It's also clear that the script and direction steal shamelessly from Superman and Superman II. I have no problem with this, as Superman contains iconic designs that will probably never be surpassed. Singer utilizes many of Donner's ideas: the Fortress Of Solitude, Marlon Brando as Jor-El (resurrected with high-tech wizardry), the 3-D flying credits sequence, Lois' bad spelling, choice dialogue, the closing Superman flyby in space, John William's theme tune, etc.

Whenever Singer references Superman's past, it sends a tingle of satisfaction down your spine (there's even a nod to Superman's front page debut in Action Comics #1) and without these touchstones Superman Returns would be an emptier experience. If imitation is the sincerest form of flattery, then on the evidence of Superman Returns Richard Donner must be redder than Supes' cape!

Ultimately, Singer was wise to incorporate elements from the earlier films, as Superman can't be as easily revamped like Batman. Singer's movie is a beguiling mix of futurism (the Boeing 777), modernity (mobile phones), and retro (Metropolis' art-deco design). It's a mix that works well; fresh and new while still identifiably ripped from the Golden Age of comics, with 70s undertones courtesy of Donner's influence.

The special effects are extremely good, with the flying sequences particularly well accomplished -- although the use of a CGI double for Routh looks false in places. Spider-Man got away with it because Spidey's face is always obscured, but Routh's digital features often looks too plastic. The VFX highlight is undoubtedly a stunning airplane rescue, closely followed by the finale's feat of incredible strength. The script finds plenty of opportunities to demonstrate Superman's abilities in interesting ways, too: x-ray scanning Lois for injuries, disintegrating debris with laser vision, or crumpling a bullett on his eye.

Overall, while I found some areas disappointing (Lois and Clark in the Daily Planet) Superman Returns generally provides an emotionally engaging story full of entertaining performances and exciting action. Singer's take is quite slavish to the past, so anyone hoping for a totally fresh movie could be disappointed. But, for fans who just want to scrub Superman III and IV from their memory and get a decent continuation from Superman II, look no further.

There's an emotional purity to Superman that no other comic-book property can match (the Jesus Christ allegory isn't an overstatement -- check out the finale), and fans of Superman's legacy will get additional thrills with the numerous injokes and references. Above all, Superman Returns swept me up with its performances, effects, engaging story and sense of nostalgia.

The Man Of Steel has definitely returned...and he's flying high!


PICTURE: The 2.35:1 widescreen image is annoyingly below par for a movie filmed with digital cameras in the last year! Compression artifacts pepper the transfer, particularly during dark scenes, while edge enhancement is noticeable. Daylight scenes are excellent however. Not terrible, but inexcusable.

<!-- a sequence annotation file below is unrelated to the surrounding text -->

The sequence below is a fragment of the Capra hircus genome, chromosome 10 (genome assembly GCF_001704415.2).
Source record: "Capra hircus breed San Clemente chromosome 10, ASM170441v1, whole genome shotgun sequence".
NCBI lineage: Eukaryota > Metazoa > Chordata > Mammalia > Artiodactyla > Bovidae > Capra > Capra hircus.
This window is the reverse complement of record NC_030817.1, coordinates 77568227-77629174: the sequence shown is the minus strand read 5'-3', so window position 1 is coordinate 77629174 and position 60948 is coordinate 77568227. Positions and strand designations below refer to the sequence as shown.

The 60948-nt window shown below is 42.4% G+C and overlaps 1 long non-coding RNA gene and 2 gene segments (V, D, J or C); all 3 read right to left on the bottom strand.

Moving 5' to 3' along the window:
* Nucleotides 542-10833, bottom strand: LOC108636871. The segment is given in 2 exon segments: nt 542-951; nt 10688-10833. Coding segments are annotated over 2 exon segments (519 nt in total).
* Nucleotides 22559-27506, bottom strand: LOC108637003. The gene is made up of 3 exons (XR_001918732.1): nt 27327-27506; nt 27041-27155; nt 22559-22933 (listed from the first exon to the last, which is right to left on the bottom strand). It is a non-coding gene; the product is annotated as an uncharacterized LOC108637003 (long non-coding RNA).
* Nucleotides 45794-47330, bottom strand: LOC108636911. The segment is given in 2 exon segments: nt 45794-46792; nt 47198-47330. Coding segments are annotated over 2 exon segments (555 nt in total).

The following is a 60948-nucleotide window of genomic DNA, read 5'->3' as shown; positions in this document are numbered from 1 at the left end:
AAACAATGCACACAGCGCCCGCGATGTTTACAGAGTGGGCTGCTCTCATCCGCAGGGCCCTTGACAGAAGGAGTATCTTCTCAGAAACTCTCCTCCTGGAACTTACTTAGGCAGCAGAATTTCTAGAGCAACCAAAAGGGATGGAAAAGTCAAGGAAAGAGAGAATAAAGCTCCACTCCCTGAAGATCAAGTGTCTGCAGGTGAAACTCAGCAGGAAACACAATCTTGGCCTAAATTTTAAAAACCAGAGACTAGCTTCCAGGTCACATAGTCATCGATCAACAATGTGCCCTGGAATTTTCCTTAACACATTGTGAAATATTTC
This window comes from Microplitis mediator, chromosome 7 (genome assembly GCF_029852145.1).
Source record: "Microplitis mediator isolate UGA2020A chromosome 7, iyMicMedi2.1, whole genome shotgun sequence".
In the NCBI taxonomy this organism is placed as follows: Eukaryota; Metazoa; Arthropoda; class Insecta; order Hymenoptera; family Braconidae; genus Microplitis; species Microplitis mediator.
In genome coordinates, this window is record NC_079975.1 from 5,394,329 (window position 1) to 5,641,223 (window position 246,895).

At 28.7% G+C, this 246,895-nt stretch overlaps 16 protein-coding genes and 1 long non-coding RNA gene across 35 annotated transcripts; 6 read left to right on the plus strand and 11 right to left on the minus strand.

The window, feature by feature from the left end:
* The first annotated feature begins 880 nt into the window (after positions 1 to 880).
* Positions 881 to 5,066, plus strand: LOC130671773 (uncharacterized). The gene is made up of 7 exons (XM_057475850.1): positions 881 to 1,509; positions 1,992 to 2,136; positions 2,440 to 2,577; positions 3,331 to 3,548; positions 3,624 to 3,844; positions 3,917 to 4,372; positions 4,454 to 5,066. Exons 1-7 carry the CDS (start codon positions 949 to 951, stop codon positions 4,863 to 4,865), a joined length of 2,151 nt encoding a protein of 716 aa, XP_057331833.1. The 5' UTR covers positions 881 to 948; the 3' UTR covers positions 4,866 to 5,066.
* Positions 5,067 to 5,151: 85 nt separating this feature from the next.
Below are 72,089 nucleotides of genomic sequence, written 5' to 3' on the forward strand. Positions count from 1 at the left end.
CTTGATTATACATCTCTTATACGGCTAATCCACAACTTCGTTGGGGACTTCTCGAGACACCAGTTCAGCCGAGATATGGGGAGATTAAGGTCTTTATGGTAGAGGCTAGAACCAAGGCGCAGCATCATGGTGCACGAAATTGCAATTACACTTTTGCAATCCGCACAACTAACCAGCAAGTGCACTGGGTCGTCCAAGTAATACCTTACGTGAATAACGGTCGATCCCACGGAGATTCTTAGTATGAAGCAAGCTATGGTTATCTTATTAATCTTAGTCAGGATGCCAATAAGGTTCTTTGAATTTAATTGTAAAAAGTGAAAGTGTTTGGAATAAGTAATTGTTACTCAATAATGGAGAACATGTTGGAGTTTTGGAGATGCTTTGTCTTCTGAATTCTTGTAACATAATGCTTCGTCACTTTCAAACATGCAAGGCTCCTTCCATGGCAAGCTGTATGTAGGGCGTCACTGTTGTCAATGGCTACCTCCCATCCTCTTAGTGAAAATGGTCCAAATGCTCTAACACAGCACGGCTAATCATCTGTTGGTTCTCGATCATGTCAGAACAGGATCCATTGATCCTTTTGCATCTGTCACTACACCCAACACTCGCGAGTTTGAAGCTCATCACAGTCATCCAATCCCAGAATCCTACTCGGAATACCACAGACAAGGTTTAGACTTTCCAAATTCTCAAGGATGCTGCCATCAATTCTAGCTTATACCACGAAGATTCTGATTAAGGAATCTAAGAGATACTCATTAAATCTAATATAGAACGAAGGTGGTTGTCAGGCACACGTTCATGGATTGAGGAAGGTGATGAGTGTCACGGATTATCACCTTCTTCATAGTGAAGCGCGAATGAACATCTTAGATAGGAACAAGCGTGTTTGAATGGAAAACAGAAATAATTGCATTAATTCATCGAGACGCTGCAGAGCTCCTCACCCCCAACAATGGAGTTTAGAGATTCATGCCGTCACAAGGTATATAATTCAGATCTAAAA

SOUND: The DD5.1 sound mix is awesome! There's always something going on aurally and the action sequences are brought to vivid life. A few sequences even caused me to jump in my seat! Dialogue is crisp and distortion absent.


The film is held on Disc 1, with all the extras on Disc 2.

Requiem For Krypton (2 hrs 53 mins): An exhaustive documentary that chronicles the history of the production, from Singer's initial involvement, through Brandon Routh's screen test, onto all the production insight and ending with a blooper reel. Absolutely fantastic!

Resurrecting Jor-El (4 mins): A wonderful animation that details how Rhythm & Hues managed to resurrect Marlon Brando for the movie, using deleted footage from Richard Donner's original film. Excellent.

Deleted Scenes (15 mins): 11 scenes that were cut from the movie, many of which are very good, such as Clark reading some old newspapers using his x-ray vision. Entertaining.

Trailers: the Teaser and Theatrical Trailer for the film, together with promos for the Justice League Heroes video game, the Christopher Reeves Superman Collection and EA Games' Superman Returns video game trailer. Good stuff.

A fantastic line-up, if nothing revolutionary. The menu screens are disappointing given the possibilities with a property like Superman, but the Requiem For Krypton documentary is worth the price of this Special Edition* alone.

It's unfortunate there are no commentary tracks, although I suspect quite a lot of supplementary material is being kept back for a future re-release. Those greedy studio execs would make Lex proud...

* A cheaper one-disc release is available, minus all extras.